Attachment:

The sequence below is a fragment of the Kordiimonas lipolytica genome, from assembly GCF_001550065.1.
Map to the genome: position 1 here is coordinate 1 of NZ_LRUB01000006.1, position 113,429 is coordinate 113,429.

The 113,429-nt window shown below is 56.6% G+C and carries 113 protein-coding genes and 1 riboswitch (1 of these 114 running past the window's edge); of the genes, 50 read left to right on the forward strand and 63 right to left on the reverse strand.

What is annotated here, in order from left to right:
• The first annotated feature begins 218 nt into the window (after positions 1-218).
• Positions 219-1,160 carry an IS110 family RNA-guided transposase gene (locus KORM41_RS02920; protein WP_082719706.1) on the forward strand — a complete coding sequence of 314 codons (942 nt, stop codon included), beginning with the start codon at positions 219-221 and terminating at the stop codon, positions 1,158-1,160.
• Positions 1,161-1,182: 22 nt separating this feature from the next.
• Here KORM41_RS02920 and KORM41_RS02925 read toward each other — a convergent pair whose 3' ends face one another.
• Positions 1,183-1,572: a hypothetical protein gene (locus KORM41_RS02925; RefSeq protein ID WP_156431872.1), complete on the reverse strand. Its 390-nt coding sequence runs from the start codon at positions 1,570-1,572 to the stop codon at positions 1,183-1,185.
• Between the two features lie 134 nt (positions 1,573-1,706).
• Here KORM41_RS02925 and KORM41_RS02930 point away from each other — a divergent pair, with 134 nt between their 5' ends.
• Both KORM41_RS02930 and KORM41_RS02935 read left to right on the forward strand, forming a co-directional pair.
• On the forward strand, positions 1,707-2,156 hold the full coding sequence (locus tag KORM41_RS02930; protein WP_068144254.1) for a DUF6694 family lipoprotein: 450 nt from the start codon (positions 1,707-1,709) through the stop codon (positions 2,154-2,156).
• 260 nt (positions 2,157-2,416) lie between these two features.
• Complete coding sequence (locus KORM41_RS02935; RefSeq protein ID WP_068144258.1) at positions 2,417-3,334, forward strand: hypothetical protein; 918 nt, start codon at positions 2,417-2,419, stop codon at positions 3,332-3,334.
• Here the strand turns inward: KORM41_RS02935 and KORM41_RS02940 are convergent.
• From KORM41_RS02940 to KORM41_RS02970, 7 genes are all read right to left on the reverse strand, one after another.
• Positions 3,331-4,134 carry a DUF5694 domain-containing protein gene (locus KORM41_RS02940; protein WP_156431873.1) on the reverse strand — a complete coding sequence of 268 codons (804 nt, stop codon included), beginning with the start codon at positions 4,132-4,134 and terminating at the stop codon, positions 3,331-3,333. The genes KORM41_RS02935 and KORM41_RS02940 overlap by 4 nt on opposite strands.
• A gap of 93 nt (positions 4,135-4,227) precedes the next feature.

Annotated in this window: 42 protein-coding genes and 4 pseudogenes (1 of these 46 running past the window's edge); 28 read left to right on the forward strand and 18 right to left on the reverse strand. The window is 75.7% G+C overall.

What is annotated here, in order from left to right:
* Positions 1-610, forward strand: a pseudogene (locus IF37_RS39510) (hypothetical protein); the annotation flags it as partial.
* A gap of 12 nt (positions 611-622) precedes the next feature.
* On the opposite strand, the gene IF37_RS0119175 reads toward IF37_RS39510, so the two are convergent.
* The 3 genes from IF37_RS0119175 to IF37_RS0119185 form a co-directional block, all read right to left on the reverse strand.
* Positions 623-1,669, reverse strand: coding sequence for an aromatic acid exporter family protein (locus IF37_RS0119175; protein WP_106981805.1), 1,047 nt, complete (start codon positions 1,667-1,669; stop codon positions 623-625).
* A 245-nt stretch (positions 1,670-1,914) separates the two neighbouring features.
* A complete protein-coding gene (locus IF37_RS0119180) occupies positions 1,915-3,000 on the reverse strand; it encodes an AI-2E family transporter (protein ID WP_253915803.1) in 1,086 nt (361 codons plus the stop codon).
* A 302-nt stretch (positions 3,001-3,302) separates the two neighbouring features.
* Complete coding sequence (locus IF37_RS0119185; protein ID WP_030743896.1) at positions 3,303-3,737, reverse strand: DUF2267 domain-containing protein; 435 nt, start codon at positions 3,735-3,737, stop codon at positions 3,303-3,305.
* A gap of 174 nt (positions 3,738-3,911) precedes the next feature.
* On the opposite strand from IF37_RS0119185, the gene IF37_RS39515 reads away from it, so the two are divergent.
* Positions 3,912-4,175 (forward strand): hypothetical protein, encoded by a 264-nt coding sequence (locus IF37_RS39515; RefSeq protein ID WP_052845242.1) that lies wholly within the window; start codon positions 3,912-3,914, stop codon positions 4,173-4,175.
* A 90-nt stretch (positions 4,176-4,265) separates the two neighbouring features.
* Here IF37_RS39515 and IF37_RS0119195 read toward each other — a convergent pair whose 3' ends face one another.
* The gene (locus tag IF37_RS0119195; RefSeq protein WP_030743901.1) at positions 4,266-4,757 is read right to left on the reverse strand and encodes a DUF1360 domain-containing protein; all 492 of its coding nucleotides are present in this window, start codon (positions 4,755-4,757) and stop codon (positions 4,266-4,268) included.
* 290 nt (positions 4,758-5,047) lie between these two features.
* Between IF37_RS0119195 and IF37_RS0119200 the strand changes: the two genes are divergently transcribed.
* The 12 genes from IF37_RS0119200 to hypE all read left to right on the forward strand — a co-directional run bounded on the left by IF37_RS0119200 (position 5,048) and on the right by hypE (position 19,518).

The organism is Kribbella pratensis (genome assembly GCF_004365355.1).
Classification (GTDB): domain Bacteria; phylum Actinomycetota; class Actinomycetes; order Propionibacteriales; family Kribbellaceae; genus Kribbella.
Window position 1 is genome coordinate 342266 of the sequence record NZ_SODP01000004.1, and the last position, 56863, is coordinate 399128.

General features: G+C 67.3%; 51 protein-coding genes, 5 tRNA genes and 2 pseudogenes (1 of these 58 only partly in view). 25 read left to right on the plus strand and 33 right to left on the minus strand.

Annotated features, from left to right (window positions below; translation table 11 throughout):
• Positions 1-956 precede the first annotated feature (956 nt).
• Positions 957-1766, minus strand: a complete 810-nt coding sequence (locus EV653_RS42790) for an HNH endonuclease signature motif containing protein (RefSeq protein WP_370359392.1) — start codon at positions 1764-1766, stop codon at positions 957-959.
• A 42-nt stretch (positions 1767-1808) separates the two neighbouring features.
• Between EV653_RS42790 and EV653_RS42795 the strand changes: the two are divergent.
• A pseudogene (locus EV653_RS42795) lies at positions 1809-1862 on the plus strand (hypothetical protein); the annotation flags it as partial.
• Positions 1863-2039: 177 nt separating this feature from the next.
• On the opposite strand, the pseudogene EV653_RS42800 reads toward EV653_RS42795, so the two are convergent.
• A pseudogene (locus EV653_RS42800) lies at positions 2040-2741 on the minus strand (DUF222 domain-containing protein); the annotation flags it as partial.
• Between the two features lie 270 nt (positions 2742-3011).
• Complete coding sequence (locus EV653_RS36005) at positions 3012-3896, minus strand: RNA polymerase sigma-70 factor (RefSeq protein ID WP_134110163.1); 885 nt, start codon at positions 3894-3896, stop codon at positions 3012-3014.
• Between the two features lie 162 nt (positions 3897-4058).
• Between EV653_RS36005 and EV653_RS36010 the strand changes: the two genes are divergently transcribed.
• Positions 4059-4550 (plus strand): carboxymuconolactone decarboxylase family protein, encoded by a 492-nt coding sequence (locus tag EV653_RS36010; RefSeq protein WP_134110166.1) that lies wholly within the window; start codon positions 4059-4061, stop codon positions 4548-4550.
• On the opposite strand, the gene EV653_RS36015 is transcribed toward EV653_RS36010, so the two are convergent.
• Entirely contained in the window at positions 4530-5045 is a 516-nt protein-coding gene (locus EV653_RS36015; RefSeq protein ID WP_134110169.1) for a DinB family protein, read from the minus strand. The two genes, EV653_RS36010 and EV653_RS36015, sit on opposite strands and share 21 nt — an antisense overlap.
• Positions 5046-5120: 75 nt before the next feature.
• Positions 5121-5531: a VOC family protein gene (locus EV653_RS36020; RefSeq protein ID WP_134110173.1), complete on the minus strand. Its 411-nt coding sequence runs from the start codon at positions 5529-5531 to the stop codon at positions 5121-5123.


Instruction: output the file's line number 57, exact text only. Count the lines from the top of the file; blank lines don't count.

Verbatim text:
• Positions 4059-4550 (plus strand): carboxymuconolactone decarboxylase family protein, encoded by a 492-nt coding sequence (locus tag EV653_RS36010; RefSeq protein WP_134110166.1) that lies wholly within the window; start codon positions 4059-4061, stop codon positions 4548-4550.